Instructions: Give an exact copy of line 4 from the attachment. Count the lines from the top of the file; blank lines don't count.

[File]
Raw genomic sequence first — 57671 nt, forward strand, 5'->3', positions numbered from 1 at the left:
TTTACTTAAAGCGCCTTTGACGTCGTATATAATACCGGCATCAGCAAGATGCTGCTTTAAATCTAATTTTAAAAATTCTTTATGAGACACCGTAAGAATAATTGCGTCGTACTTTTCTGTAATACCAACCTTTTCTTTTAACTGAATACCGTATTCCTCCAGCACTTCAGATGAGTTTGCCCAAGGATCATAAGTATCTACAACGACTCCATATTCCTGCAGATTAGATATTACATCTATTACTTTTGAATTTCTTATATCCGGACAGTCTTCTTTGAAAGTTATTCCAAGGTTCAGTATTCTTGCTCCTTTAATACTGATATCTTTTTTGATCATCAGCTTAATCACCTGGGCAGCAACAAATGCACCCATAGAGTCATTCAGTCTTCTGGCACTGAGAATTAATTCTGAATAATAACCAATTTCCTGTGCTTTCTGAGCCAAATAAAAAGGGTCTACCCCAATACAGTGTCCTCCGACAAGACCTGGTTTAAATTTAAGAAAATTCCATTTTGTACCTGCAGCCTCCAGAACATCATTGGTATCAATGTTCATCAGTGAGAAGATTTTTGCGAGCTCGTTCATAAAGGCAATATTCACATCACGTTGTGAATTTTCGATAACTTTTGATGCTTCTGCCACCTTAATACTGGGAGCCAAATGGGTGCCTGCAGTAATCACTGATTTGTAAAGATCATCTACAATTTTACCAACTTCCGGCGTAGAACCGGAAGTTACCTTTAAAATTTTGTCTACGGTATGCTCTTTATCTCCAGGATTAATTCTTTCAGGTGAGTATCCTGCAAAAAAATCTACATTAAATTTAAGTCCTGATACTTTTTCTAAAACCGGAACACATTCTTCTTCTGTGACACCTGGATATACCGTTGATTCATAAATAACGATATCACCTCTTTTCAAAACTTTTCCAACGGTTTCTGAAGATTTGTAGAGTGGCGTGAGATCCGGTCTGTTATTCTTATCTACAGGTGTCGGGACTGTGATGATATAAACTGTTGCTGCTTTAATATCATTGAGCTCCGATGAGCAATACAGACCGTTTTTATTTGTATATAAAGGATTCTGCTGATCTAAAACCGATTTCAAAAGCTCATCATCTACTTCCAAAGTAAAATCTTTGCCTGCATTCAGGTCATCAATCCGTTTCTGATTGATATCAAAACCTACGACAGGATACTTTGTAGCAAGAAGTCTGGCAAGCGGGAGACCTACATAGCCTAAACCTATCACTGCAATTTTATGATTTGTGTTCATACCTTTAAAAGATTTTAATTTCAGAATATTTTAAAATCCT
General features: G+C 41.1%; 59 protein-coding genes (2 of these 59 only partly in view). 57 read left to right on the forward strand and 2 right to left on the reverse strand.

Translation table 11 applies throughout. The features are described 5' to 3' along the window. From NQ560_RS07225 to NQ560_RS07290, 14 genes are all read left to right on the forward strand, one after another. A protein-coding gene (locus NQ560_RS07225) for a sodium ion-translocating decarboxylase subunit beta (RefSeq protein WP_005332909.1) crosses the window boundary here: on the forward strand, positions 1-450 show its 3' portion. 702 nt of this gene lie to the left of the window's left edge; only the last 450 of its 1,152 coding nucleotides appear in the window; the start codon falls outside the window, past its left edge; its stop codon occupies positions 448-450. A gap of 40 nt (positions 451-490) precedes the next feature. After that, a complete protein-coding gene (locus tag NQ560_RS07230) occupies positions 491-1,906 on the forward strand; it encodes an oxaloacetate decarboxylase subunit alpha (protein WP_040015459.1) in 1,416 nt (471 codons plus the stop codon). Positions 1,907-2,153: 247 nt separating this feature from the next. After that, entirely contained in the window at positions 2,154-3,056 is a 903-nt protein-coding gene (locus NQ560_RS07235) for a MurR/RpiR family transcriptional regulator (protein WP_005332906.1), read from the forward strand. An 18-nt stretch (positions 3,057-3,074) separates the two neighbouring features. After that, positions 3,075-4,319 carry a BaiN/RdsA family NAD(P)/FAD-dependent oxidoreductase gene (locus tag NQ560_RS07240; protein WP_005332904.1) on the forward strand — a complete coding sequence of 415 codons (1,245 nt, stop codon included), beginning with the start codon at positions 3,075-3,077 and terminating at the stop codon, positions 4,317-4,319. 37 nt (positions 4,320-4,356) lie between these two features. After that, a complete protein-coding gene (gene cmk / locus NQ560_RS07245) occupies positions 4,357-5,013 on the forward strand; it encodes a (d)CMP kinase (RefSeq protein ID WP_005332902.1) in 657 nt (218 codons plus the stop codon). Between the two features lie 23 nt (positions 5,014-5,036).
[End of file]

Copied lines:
Translation table 11 applies throughout. The features are described 5' to 3' along the window. From NQ560_RS07225 to NQ560_RS07290, 14 genes are all read left to right on the forward strand, one after another. A protein-coding gene (locus NQ560_RS07225) for a sodium ion-translocating decarboxylase subunit beta (RefSeq protein WP_005332909.1) crosses the window boundary here: on the forward strand, positions 1-450 show its 3' portion. 702 nt of this gene lie to the left of the window's left edge; only the last 450 of its 1,152 coding nucleotides appear in the window; the start codon falls outside the window, past its left edge; its stop codon occupies positions 448-450. A gap of 40 nt (positions 451-490) precedes the next feature. After that, a complete protein-coding gene (locus tag NQ560_RS07230) occupies positions 491-1,906 on the forward strand; it encodes an oxaloacetate decarboxylase subunit alpha (protein WP_040015459.1) in 1,416 nt (471 codons plus the stop codon). Positions 1,907-2,153: 247 nt separating this feature from the next. After that, entirely contained in the window at positions 2,154-3,056 is a 903-nt protein-coding gene (locus NQ560_RS07235) for a MurR/RpiR family transcriptional regulator (protein WP_005332906.1), read from the forward strand. An 18-nt stretch (positions 3,057-3,074) separates the two neighbouring features. After that, positions 3,075-4,319 carry a BaiN/RdsA family NAD(P)/FAD-dependent oxidoreductase gene (locus tag NQ560_RS07240; protein WP_005332904.1) on the forward strand — a complete coding sequence of 415 codons (1,245 nt, stop codon included), beginning with the start codon at positions 3,075-3,077 and terminating at the stop codon, positions 4,317-4,319. 37 nt (positions 4,320-4,356) lie between these two features. After that, a complete protein-coding gene (gene cmk / locus NQ560_RS07245) occupies positions 4,357-5,013 on the forward strand; it encodes a (d)CMP kinase (RefSeq protein ID WP_005332902.1) in 657 nt (218 codons plus the stop codon). Between the two features lie 23 nt (positions 5,014-5,036).